“Of course I can,” she said, looking to me to back her up.

“Sorry,” I said, giving her the cigarette back. “I’m with John on this.”

“Harry?” she said, hoping to make one final successful plea.

Harry shook his head. “We go down there, all we do is attract attention away from the cause and toward us. The story becomes about whether we’re homosexuals and not about the rights of homosexuals.”

Celia put the cigarette to her lips and inhaled. She had a sour look on her face as she blew the smoke into the air. “So what do we do, then? We can’t sit here and do nothing. We can’t let them fight our fight for us.”

“We give them what we have and they don’t,” Harry said.

“Money,” I said, following his train of thought.

John nodded. “I’ll call Peter. He’ll know how we can fund them. He’ll know who needs resources.”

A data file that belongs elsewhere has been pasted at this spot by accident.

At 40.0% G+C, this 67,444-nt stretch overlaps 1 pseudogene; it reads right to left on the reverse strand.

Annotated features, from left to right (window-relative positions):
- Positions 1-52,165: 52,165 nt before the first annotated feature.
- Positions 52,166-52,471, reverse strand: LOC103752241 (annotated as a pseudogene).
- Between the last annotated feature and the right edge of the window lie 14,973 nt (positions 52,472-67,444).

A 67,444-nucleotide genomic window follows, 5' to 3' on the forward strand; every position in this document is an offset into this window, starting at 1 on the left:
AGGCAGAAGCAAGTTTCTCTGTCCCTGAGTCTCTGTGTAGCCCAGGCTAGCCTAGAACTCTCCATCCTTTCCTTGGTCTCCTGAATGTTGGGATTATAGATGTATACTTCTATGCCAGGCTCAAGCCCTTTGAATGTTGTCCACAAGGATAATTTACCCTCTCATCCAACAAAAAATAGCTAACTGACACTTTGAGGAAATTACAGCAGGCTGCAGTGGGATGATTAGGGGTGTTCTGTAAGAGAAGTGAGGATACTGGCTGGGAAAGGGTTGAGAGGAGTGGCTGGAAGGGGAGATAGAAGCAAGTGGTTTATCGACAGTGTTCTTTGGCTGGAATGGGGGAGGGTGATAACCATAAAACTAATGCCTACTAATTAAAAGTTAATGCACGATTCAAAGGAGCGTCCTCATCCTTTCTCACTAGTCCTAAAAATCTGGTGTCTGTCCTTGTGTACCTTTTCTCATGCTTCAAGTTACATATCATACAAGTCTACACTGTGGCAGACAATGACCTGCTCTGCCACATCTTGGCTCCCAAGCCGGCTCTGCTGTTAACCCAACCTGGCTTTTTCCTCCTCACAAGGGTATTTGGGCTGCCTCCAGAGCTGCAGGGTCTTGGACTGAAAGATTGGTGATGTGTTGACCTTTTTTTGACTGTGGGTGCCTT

“We should have been doing that all along,” Harry said. “So let’s just do it from now on. No matter what happens tonight. No matter what course this fight takes. Let’s just decide here and now that our job is to fund.”

“I’m in,” I said.

“Yeah.” John nodded. “Of course.”

“OK,” Celia said. “If you’re sure that’s the way we can do the most good.”

“It is,” Harry said. “I’m sure of it.”

We started filtering money privately that day, and I’ve continued to do so the rest of my life.

In the pursuit of a great cause, I think people can be of service in a number of different ways. I always felt that my way was to make a lot of money and then channel it to the groups that needed it. It’s a bit self-serving, that logic. I know that. But because of who I was, because of the sacrifices I made to hide parts of myself, I was able to give more money than most people ever see in their entire lifetime. I am proud of that.